An Undergraduate’s Perspective of the 126th Annual Meeting: “Historians and the Obama Narrative”

Editor’s Note: Scott Nielson, a senior undergraduate student at BYU, is blogging for the AHA about his experiences attending the 126th annual meeting.

The “Obama narrative” has received much attention from journalists, producing an interesting body of work for historians who are now making the “first draft” from a historical perspective, as James Grossman put it this morning at the “Historians and the Obama Narrative” session.

The various panelists grappled with a few of the pervasive media oversimplifications of the narrative, focusing a large portion of the discussion on racial perceptions and also commenting on elements that influenced Obama’s worldview and political approach.

Peniel Joseph of Tufts University pointed to the Black Power movement, which has not been widely discussed by president or candidate Obama but nevertheless provided members of the black community with common roots of identity while avoiding a narrow definition. Without that movement, Joseph argued that the president would not currently reside at 1600 Pennsylvania Avenue.

James Kloppenberg of Harvard University noted that Obama has been “an experimentalist not a dogmatist,” tracing his campaign for president of the Harvard Law Review, where he built a broad coalition of support that even reached members of the Federalist Society, and his work as a community organizer, listening to foot soldiers and crafting compromises.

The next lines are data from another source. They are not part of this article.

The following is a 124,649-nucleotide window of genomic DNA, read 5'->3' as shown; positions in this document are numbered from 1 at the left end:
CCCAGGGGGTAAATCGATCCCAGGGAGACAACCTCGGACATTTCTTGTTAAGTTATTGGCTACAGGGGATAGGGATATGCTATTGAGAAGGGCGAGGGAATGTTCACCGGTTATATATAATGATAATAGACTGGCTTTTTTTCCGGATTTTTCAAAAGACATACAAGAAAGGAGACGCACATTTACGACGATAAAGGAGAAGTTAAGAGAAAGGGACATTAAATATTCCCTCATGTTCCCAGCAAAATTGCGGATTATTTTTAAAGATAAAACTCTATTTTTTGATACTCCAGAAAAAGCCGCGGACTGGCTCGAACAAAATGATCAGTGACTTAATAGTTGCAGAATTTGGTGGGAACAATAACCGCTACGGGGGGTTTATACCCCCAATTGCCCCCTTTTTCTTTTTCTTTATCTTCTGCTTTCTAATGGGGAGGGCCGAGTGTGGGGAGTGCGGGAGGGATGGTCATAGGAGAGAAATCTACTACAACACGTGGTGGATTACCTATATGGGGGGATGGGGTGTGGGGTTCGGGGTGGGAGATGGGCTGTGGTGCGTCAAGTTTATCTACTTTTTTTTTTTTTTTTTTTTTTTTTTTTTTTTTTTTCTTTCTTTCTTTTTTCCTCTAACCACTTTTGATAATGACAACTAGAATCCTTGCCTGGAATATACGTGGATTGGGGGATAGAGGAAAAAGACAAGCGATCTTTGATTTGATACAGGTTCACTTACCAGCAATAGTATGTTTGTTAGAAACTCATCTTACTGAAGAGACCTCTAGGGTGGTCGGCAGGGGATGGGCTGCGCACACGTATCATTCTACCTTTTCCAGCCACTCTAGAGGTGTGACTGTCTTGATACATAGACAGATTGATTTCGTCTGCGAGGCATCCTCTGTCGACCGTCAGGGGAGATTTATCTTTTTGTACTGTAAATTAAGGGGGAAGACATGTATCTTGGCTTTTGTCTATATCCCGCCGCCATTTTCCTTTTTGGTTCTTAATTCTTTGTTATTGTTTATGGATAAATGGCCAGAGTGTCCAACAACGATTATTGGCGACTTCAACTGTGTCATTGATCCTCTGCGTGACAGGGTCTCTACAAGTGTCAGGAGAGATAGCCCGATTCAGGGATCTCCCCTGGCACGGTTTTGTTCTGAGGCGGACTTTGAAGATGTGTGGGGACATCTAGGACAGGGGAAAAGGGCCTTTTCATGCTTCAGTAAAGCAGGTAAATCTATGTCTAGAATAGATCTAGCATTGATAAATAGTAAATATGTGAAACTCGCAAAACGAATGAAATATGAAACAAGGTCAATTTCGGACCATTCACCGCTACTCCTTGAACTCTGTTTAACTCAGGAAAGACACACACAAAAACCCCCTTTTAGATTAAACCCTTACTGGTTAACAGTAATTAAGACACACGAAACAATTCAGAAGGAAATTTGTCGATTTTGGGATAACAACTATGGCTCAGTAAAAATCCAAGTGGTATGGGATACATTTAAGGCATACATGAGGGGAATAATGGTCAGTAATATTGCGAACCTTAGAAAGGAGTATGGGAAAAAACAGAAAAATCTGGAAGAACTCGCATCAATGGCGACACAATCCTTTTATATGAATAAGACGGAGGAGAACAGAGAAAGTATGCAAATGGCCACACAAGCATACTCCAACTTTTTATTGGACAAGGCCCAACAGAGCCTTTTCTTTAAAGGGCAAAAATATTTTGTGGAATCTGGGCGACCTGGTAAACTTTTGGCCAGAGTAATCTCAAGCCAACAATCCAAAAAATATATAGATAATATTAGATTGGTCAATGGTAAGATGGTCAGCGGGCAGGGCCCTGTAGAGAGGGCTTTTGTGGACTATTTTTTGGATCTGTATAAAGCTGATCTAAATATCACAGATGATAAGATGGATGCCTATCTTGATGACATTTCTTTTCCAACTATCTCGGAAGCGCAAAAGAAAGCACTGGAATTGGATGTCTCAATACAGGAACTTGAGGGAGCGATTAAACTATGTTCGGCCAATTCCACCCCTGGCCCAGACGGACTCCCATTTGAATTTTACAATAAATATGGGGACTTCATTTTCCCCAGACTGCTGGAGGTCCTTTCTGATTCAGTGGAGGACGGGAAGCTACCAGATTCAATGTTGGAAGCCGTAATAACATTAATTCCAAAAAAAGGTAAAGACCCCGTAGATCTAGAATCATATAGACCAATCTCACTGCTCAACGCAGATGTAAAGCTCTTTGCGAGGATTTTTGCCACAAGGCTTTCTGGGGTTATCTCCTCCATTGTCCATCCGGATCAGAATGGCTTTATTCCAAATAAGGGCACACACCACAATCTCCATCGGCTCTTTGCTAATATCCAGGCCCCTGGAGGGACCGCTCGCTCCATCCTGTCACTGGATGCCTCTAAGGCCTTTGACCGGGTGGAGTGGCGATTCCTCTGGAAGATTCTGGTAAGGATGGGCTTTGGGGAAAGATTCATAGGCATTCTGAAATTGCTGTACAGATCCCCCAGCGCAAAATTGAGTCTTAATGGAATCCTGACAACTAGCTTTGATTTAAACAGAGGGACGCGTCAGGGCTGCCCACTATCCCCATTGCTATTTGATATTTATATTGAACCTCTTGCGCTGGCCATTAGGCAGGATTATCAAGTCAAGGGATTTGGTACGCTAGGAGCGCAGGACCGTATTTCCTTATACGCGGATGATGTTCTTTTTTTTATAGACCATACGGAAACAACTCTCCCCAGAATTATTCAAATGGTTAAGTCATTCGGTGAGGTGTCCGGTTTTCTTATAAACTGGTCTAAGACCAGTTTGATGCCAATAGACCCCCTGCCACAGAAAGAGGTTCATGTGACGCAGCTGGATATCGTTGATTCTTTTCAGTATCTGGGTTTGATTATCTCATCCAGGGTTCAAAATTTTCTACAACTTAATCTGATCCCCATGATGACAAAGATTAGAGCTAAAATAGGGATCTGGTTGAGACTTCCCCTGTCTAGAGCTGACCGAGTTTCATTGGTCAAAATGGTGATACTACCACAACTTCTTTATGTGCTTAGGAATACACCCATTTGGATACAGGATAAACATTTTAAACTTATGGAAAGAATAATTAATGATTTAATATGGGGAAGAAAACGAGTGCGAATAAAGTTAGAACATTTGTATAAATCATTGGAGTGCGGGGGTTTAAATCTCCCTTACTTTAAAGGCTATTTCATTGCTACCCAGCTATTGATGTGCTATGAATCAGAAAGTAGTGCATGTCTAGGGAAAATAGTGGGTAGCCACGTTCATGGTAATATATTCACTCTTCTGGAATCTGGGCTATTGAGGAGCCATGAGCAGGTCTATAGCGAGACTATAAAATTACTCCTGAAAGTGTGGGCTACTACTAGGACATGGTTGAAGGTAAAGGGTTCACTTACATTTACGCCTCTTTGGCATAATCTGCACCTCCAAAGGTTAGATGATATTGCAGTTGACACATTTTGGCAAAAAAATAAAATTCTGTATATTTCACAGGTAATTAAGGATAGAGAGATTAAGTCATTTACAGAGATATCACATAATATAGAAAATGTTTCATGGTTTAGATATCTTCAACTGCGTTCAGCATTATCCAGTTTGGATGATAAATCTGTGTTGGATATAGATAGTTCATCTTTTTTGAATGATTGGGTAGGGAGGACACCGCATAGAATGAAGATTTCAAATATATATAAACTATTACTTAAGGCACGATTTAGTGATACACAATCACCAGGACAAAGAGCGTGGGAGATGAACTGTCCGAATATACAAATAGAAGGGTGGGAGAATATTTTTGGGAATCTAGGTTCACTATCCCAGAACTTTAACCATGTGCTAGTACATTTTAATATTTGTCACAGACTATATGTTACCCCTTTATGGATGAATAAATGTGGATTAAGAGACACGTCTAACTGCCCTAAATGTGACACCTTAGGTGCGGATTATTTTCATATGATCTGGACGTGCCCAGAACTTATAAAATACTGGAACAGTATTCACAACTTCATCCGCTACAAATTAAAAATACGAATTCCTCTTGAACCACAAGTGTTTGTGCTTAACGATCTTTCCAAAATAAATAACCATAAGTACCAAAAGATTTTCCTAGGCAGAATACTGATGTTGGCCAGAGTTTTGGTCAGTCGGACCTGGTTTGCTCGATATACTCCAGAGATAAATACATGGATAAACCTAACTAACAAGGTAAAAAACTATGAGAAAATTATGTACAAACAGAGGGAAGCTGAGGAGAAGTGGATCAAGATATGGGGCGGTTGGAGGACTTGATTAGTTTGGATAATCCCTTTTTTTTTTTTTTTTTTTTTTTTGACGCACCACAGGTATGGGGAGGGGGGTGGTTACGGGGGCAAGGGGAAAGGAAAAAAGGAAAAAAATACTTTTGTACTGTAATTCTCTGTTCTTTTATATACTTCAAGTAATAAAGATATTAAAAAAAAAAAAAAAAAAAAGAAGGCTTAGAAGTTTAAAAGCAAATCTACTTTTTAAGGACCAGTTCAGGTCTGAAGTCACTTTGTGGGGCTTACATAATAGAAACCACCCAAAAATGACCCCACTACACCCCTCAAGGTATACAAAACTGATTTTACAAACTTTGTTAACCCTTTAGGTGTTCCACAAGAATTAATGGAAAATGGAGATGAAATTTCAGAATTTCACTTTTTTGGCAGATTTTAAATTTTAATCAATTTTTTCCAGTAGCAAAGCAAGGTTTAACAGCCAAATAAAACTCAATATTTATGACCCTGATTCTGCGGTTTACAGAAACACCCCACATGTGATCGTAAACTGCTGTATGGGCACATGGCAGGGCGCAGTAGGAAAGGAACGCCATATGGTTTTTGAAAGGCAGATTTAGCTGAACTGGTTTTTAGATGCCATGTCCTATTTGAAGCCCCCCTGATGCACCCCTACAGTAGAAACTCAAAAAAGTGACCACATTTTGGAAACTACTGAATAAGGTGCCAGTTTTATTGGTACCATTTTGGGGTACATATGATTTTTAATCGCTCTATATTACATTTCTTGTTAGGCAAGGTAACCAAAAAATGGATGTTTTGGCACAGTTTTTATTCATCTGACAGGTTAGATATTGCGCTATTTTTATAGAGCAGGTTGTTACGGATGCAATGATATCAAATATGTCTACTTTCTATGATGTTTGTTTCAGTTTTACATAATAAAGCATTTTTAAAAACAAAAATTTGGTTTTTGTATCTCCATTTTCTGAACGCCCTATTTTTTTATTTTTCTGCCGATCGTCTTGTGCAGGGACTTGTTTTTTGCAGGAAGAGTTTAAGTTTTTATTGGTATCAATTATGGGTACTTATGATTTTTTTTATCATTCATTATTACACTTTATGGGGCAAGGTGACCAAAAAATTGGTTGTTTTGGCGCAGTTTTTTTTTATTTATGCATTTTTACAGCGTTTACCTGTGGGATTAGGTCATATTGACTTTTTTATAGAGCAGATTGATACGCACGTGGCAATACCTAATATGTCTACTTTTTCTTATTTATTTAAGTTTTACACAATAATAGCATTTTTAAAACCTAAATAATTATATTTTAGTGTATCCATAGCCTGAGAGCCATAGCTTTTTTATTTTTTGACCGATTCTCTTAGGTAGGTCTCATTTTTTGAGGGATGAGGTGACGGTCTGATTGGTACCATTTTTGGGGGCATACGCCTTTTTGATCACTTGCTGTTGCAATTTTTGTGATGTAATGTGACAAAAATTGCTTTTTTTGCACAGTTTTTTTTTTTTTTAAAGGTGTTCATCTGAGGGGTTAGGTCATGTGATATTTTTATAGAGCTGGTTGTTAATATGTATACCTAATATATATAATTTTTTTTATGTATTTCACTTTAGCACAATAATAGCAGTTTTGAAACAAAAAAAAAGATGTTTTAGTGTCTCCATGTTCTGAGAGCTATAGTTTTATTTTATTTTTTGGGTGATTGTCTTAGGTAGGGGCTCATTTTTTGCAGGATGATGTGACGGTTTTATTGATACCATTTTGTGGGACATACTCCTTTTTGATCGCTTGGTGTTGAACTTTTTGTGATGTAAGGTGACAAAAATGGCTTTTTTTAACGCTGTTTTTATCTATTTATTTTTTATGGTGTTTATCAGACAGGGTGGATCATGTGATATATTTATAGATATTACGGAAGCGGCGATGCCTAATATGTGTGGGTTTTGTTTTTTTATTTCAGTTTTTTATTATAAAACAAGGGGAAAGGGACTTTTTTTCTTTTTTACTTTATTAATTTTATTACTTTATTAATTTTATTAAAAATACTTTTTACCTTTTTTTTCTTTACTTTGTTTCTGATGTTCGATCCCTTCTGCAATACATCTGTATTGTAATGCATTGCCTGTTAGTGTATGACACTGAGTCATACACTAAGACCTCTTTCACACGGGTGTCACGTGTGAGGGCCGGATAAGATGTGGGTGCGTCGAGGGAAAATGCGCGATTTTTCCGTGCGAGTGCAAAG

Thomas Sugrue of the University of Pennsylvania then commented on Obama’s failure to anticipate the level of opposition by “intransigent” Republicans, which came into full view following the 2010 midterm elections, especially as it relates to disillusionment on the left (perhaps even among some of the panelists themselves). Interestingly, he did point out that this deeply rooted obstructionism has a long tradition in American history—we did have a civil war, after all.

While the comments panelists offered certainly answered many questions, Dianne Pinderhughes’s observation that as a witness of the election of our first black president, no one actually saw it coming, and as a result, no one has been able to properly explain exactly how it happened, seemed rather reflective of the general topic. As Jim Grossman pointed out, a historical discussion of a sitting president raises important methodological questions and may require a few years before coming into clearer view.

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